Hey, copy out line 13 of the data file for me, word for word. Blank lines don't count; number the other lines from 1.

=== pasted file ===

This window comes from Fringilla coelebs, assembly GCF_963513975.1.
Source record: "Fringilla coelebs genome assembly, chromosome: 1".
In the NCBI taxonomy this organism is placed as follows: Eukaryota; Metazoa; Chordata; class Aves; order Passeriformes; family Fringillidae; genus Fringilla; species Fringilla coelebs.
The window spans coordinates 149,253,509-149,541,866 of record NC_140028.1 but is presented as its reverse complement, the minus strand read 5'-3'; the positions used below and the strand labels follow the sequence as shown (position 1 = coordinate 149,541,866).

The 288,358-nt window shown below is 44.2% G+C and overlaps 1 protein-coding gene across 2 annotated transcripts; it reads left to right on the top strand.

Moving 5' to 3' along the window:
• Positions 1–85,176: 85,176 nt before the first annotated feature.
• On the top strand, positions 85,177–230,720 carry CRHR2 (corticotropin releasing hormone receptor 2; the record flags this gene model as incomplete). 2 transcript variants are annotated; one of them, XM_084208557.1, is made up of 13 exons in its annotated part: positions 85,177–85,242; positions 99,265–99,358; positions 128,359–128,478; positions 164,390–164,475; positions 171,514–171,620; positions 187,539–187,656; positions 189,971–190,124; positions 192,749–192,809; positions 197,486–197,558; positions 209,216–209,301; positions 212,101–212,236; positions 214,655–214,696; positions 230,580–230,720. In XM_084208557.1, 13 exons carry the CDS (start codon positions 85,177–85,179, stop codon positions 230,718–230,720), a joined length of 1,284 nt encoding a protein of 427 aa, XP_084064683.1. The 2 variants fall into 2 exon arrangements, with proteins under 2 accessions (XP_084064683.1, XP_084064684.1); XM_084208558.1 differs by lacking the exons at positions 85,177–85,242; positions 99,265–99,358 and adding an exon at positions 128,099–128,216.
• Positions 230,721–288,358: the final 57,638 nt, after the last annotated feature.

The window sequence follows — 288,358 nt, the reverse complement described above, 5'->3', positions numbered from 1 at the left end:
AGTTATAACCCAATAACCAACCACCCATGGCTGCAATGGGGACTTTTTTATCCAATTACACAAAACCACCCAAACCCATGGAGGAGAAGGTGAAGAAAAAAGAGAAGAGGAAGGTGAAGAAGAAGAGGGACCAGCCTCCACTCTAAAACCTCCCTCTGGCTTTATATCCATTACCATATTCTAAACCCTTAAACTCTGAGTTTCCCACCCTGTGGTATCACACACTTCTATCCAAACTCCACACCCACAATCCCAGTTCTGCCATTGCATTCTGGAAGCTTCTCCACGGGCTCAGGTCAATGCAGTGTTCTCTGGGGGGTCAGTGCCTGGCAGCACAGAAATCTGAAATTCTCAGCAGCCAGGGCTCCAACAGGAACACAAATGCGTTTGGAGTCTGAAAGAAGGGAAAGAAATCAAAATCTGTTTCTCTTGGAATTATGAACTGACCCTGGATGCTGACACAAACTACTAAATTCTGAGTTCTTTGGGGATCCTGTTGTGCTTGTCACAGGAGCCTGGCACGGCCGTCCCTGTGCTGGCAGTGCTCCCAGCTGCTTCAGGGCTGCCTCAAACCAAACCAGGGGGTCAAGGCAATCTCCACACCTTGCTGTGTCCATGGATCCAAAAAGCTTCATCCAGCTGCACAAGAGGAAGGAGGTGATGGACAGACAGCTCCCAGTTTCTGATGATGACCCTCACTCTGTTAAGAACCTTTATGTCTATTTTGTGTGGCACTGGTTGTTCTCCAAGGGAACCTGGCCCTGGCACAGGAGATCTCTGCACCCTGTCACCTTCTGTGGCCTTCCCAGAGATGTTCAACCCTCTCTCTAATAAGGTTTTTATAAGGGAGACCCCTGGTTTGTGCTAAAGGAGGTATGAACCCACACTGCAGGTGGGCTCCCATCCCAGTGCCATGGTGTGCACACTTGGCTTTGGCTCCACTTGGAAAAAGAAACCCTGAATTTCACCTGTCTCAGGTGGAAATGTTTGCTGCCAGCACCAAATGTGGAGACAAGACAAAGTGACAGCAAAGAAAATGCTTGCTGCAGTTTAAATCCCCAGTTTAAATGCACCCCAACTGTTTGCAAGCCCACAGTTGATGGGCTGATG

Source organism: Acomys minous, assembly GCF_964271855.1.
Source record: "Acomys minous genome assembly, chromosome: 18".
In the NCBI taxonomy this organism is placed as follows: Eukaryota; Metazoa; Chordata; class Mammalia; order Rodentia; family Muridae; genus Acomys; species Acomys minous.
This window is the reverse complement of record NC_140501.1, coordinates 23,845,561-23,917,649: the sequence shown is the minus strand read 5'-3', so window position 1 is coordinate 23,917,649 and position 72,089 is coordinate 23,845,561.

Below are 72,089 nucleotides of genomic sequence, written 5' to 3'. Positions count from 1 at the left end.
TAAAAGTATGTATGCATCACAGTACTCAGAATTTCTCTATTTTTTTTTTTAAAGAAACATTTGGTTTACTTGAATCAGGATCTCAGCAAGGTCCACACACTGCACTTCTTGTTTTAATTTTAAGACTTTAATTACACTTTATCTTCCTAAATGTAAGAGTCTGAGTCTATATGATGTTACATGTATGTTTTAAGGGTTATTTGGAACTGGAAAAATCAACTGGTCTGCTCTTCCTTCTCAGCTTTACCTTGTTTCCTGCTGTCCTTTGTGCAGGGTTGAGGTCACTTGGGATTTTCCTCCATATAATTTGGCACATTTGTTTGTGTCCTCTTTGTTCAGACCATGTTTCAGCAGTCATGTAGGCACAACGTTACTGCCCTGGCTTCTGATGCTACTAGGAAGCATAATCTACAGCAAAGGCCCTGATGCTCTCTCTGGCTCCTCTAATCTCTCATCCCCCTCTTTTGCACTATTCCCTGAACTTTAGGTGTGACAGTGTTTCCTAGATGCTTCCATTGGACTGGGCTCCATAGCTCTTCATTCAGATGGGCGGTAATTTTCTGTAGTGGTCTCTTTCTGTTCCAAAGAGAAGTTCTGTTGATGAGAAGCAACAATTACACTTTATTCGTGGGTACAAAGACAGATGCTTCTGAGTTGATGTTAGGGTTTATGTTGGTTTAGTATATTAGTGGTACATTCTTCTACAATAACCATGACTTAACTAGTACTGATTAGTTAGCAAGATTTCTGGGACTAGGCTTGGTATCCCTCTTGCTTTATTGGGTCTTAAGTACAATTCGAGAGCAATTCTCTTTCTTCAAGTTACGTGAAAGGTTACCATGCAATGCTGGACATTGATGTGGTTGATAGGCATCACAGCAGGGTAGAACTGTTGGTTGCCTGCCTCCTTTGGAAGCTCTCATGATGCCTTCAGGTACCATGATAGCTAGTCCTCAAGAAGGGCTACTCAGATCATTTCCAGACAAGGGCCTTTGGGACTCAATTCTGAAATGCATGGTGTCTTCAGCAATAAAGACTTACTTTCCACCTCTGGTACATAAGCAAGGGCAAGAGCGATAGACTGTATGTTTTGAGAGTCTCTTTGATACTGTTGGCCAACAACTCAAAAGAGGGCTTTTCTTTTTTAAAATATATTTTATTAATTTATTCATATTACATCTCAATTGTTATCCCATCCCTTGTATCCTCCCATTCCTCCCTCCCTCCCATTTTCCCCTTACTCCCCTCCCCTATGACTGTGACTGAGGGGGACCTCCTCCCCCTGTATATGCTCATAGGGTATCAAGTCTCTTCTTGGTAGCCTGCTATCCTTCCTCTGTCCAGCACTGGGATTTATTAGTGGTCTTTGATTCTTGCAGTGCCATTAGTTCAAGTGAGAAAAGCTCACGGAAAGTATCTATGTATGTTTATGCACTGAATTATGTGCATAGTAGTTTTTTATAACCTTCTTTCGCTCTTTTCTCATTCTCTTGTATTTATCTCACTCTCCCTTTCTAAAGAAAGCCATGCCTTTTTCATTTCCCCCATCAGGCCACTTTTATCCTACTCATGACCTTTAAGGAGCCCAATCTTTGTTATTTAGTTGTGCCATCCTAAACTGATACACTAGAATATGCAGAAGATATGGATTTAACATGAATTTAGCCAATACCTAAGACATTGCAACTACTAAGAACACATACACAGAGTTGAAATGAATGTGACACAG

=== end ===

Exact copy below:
Source record: "Acomys minous genome assembly, chromosome: 18".